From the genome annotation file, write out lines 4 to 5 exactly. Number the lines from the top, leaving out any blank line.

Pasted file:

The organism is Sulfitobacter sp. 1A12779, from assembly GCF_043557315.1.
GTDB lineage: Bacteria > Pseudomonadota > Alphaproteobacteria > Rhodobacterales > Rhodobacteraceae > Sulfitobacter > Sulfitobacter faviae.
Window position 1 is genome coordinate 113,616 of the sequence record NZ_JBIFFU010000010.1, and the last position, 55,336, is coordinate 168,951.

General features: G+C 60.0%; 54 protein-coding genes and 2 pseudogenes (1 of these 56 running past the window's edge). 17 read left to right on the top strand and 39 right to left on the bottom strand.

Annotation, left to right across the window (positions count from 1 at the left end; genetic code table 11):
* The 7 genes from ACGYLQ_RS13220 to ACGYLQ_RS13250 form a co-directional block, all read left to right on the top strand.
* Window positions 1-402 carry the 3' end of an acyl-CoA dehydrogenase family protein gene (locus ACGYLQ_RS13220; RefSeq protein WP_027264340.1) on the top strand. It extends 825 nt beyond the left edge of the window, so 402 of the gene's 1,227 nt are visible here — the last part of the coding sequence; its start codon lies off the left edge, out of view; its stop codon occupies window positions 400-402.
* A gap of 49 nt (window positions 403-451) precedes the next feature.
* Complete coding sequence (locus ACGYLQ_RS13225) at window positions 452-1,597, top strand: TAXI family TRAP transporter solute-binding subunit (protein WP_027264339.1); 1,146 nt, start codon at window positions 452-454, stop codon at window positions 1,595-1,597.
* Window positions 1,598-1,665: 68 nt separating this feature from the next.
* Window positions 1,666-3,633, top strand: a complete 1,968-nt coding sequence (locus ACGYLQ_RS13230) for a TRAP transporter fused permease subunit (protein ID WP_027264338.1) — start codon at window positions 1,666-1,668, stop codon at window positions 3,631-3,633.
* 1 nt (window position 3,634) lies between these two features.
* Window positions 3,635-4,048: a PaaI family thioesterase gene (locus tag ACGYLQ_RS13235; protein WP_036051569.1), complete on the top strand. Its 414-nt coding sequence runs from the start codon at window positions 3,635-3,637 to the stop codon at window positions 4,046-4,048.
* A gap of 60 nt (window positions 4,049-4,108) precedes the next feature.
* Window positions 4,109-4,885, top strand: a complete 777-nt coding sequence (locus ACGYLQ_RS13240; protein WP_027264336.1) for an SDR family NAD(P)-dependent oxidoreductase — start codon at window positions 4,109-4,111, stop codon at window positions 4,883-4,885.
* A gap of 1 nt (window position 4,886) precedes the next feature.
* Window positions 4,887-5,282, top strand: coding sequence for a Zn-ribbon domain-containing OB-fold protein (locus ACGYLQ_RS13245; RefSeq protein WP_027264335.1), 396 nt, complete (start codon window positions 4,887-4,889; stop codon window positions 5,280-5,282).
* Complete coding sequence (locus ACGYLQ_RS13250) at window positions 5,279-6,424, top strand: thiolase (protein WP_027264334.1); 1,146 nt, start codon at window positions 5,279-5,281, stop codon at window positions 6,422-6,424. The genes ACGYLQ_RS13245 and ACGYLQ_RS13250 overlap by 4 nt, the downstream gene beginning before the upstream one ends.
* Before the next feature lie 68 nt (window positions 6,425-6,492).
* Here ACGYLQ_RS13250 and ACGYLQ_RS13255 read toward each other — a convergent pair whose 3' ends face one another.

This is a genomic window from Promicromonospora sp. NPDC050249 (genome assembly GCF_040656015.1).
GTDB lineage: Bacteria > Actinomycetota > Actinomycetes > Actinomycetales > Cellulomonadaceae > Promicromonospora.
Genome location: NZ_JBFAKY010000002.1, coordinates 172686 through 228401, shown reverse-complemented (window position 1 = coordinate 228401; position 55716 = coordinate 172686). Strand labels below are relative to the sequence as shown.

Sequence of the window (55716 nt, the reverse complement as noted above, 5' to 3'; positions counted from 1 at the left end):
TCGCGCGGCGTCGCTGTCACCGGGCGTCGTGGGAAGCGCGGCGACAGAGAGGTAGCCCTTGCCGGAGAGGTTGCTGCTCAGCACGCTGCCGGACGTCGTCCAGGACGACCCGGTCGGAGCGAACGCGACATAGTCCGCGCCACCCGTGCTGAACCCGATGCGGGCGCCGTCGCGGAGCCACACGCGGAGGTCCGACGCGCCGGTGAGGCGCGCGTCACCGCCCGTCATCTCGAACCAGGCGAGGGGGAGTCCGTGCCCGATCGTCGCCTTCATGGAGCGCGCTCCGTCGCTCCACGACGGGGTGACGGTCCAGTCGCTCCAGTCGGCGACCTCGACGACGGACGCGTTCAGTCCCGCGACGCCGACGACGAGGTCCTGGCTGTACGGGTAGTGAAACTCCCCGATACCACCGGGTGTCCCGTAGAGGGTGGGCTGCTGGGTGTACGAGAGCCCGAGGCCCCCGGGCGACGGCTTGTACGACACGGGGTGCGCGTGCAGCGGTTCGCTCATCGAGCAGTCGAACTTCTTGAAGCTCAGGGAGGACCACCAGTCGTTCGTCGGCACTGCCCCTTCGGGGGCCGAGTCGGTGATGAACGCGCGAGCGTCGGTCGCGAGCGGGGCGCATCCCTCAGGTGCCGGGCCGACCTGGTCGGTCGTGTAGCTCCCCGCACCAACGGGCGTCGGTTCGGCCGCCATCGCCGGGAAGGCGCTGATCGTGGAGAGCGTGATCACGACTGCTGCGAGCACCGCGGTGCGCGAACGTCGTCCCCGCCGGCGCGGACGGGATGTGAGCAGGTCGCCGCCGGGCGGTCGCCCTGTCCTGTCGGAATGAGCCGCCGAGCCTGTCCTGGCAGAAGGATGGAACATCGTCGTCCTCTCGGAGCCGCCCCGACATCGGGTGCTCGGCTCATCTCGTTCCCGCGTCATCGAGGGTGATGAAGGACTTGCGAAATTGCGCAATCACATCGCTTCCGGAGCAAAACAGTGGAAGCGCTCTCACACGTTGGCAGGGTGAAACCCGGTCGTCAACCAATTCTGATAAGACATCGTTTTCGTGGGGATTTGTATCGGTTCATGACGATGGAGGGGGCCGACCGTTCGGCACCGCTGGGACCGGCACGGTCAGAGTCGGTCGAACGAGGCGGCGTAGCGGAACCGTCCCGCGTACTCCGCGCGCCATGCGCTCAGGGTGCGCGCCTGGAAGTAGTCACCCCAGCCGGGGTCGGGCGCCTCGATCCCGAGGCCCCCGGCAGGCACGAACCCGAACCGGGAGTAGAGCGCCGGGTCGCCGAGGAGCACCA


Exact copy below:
General features: G+C 60.0%; 54 protein-coding genes and 2 pseudogenes (1 of these 56 running past the window's edge). 17 read left to right on the top strand and 39 right to left on the bottom strand.

Annotation, left to right across the window (positions count from 1 at the left end; genetic code table 11):